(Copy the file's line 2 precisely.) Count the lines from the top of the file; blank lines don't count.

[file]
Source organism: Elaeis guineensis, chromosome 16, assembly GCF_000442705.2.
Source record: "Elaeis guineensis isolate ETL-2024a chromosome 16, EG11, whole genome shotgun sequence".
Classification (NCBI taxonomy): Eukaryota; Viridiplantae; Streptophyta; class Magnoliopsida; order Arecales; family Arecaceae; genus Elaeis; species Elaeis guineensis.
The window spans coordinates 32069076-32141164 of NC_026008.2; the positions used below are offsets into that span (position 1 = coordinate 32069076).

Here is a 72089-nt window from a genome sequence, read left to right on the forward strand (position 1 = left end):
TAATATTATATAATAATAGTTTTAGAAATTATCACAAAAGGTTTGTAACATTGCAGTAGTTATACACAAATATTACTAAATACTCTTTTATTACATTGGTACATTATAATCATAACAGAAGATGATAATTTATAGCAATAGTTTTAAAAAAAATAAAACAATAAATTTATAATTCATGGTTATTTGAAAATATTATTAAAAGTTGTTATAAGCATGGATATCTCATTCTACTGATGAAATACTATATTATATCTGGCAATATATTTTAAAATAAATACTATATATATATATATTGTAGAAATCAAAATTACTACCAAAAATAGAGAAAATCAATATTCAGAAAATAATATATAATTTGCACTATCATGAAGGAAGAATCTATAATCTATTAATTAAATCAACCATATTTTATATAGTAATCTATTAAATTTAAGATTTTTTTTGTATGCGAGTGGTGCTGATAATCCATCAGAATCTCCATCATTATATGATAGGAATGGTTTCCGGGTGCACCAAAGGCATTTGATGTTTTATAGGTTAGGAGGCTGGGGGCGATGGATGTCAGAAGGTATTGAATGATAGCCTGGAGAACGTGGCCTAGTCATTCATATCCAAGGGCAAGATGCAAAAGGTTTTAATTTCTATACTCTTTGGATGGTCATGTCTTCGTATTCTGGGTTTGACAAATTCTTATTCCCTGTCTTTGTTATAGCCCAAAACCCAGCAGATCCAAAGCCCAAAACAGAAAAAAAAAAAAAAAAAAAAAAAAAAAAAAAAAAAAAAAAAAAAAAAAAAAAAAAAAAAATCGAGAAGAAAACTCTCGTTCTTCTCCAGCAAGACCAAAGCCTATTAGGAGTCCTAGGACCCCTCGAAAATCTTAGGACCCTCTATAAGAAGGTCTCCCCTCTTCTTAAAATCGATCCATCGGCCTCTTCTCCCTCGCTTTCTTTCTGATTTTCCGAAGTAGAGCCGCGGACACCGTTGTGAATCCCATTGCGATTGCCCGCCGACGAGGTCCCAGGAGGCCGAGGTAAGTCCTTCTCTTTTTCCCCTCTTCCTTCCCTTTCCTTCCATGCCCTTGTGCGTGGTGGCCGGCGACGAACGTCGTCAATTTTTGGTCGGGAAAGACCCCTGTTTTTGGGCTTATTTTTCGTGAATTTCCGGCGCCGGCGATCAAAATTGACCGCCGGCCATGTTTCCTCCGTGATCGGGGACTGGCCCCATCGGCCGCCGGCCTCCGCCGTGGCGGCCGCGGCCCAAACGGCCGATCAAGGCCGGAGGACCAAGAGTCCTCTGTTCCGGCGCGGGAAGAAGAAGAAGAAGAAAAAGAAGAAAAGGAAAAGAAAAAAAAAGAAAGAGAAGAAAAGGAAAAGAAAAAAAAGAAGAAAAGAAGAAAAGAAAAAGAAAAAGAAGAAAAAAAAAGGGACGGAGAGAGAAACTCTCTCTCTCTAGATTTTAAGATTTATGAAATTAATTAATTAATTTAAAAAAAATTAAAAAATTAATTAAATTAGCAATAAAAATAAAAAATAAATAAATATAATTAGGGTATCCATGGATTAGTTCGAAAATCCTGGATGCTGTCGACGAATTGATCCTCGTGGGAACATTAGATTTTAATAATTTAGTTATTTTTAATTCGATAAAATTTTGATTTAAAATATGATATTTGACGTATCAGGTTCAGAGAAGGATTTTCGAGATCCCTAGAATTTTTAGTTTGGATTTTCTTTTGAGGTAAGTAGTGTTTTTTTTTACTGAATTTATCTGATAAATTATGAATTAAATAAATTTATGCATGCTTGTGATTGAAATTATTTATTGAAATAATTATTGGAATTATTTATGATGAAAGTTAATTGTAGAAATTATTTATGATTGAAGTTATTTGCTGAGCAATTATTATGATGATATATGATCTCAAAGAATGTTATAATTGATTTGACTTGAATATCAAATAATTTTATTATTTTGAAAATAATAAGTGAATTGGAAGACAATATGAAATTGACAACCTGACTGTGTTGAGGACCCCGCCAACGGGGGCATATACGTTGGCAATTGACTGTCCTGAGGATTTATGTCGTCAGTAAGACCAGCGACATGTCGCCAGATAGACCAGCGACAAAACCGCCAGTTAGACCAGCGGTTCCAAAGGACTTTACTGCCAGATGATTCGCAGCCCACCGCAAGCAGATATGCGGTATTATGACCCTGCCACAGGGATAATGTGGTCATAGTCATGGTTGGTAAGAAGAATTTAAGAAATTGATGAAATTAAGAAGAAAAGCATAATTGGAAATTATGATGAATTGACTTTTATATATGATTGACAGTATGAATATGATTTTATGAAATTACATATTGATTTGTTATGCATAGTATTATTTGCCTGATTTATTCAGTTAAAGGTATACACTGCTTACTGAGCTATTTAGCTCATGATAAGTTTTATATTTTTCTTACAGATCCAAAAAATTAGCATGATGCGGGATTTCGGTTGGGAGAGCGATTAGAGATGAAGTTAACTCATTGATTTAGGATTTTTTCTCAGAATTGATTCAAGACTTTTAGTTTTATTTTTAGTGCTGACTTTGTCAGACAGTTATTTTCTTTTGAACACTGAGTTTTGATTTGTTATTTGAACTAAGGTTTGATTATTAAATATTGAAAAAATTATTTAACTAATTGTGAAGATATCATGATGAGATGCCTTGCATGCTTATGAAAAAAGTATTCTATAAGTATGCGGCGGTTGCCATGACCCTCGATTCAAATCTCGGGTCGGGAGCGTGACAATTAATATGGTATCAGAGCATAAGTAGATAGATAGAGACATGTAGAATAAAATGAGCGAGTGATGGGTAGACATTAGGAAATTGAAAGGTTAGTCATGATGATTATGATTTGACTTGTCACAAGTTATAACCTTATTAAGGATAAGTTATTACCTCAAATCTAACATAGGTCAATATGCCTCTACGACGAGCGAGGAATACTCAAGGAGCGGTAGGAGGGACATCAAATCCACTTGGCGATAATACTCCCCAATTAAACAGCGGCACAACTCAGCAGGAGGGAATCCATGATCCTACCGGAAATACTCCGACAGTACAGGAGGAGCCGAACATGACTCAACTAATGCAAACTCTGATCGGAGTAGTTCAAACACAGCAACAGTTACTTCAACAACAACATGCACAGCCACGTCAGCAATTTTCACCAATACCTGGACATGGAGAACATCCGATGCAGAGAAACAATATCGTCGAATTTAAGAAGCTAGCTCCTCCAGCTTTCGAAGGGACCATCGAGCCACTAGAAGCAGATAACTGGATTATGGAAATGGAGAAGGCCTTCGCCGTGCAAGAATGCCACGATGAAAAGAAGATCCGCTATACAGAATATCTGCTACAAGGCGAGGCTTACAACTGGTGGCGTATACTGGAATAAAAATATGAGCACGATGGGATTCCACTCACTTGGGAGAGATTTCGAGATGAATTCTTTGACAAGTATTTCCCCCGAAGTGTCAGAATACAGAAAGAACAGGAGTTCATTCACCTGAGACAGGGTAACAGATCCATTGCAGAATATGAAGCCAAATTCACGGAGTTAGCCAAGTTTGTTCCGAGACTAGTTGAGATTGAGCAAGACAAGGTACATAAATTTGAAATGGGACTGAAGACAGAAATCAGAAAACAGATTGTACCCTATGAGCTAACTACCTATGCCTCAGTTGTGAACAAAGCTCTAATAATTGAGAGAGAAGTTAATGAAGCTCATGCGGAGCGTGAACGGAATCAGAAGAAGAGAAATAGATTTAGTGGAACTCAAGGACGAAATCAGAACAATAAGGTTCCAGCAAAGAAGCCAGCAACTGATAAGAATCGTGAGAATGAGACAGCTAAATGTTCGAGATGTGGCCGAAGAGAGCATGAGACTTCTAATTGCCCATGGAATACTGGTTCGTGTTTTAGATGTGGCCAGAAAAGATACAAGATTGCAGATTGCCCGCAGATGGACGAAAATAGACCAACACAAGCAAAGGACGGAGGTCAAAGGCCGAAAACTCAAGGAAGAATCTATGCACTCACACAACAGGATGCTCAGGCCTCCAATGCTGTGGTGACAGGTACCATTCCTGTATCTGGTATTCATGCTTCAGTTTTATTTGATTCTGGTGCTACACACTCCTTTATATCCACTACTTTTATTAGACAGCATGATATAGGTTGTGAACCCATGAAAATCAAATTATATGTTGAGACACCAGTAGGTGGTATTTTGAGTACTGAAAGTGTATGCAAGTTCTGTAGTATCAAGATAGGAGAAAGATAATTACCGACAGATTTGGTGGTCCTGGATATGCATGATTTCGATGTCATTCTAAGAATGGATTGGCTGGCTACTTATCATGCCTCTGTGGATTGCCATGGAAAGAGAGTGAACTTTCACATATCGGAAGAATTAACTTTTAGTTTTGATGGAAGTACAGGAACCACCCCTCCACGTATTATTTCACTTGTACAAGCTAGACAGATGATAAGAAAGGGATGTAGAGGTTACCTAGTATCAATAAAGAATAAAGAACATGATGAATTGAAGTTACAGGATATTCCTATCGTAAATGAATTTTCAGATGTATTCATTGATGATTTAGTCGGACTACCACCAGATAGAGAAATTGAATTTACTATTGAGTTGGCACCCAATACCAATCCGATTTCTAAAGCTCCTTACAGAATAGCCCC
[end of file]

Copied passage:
Source record: "Elaeis guineensis isolate ETL-2024a chromosome 16, EG11, whole genome shotgun sequence".